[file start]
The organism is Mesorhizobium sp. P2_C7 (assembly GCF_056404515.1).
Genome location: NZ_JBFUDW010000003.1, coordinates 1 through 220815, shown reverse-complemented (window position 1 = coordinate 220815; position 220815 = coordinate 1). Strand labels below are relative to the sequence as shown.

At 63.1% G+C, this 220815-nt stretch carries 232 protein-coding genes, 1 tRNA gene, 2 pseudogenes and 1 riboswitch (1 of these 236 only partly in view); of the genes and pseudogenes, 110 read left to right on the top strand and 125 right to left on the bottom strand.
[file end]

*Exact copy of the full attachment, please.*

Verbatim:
The organism is Mesorhizobium sp. P2_C7 (assembly GCF_056404515.1).
Genome location: NZ_JBFUDW010000003.1, coordinates 1 through 220815, shown reverse-complemented (window position 1 = coordinate 220815; position 220815 = coordinate 1). Strand labels below are relative to the sequence as shown.

At 63.1% G+C, this 220815-nt stretch carries 232 protein-coding genes, 1 tRNA gene, 2 pseudogenes and 1 riboswitch (1 of these 236 only partly in view); of the genes and pseudogenes, 110 read left to right on the top strand and 125 right to left on the bottom strand.